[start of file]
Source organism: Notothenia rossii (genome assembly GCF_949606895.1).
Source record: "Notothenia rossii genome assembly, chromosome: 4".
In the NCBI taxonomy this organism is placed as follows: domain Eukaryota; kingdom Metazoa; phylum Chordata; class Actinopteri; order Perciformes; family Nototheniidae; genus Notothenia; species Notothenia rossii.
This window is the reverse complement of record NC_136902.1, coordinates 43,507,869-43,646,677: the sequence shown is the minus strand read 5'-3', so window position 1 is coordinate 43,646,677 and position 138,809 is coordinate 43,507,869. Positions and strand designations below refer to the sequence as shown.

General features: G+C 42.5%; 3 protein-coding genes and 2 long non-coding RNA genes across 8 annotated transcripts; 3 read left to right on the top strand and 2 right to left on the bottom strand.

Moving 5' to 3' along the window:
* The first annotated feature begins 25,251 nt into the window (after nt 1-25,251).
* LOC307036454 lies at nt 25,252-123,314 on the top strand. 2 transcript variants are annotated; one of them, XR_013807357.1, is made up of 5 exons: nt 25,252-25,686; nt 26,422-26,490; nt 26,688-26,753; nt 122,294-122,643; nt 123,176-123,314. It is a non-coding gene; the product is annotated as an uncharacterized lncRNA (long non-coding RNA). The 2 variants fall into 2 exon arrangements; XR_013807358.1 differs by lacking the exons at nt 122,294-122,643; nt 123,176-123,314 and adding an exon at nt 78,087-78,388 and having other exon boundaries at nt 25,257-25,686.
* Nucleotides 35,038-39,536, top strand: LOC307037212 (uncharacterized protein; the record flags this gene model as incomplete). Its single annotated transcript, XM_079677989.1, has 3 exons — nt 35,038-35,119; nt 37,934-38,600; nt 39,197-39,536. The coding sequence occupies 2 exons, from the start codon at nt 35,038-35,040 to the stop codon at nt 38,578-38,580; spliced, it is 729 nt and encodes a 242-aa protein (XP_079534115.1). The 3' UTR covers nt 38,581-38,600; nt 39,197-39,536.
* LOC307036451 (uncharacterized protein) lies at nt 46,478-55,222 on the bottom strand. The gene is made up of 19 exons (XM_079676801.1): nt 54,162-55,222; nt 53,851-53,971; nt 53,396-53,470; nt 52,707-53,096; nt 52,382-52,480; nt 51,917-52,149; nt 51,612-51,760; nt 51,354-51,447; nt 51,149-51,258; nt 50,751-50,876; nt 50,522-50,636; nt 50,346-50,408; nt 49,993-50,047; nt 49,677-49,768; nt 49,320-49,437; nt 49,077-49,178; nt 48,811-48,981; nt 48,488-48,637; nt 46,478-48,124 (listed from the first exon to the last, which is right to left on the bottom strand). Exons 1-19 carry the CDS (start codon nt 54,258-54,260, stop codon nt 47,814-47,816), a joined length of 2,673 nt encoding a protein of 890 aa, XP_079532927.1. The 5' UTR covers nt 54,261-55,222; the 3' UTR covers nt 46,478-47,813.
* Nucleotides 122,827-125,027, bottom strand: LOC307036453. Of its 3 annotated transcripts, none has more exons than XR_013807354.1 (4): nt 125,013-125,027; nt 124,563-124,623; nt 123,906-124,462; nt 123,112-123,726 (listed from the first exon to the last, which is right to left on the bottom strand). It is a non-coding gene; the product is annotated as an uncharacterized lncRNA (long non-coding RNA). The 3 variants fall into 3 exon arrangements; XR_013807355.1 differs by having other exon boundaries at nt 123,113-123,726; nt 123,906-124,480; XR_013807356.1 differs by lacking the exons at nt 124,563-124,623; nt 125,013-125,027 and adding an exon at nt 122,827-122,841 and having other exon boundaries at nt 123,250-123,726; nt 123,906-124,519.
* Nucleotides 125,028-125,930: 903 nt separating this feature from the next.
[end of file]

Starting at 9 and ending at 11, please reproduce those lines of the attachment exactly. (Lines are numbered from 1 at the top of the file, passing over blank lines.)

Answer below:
* Nucleotides 35,038-39,536, top strand: LOC307037212 (uncharacterized protein; the record flags this gene model as incomplete). Its single annotated transcript, XM_079677989.1, has 3 exons — nt 35,038-35,119; nt 37,934-38,600; nt 39,197-39,536. The coding sequence occupies 2 exons, from the start codon at nt 35,038-35,040 to the stop codon at nt 38,578-38,580; spliced, it is 729 nt and encodes a 242-aa protein (XP_079534115.1). The 3' UTR covers nt 38,581-38,600; nt 39,197-39,536.
* LOC307036451 (uncharacterized protein) lies at nt 46,478-55,222 on the bottom strand. The gene is made up of 19 exons (XM_079676801.1): nt 54,162-55,222; nt 53,851-53,971; nt 53,396-53,470; nt 52,707-53,096; nt 52,382-52,480; nt 51,917-52,149; nt 51,612-51,760; nt 51,354-51,447; nt 51,149-51,258; nt 50,751-50,876; nt 50,522-50,636; nt 50,346-50,408; nt 49,993-50,047; nt 49,677-49,768; nt 49,320-49,437; nt 49,077-49,178; nt 48,811-48,981; nt 48,488-48,637; nt 46,478-48,124 (listed from the first exon to the last, which is right to left on the bottom strand). Exons 1-19 carry the CDS (start codon nt 54,258-54,260, stop codon nt 47,814-47,816), a joined length of 2,673 nt encoding a protein of 890 aa, XP_079532927.1. The 5' UTR covers nt 54,261-55,222; the 3' UTR covers nt 46,478-47,813.
* Nucleotides 122,827-125,027, bottom strand: LOC307036453. Of its 3 annotated transcripts, none has more exons than XR_013807354.1 (4): nt 125,013-125,027; nt 124,563-124,623; nt 123,906-124,462; nt 123,112-123,726 (listed from the first exon to the last, which is right to left on the bottom strand). It is a non-coding gene; the product is annotated as an uncharacterized lncRNA (long non-coding RNA). The 3 variants fall into 3 exon arrangements; XR_013807355.1 differs by having other exon boundaries at nt 123,113-123,726; nt 123,906-124,480; XR_013807356.1 differs by lacking the exons at nt 124,563-124,623; nt 125,013-125,027 and adding an exon at nt 122,827-122,841 and having other exon boundaries at nt 123,250-123,726; nt 123,906-124,519.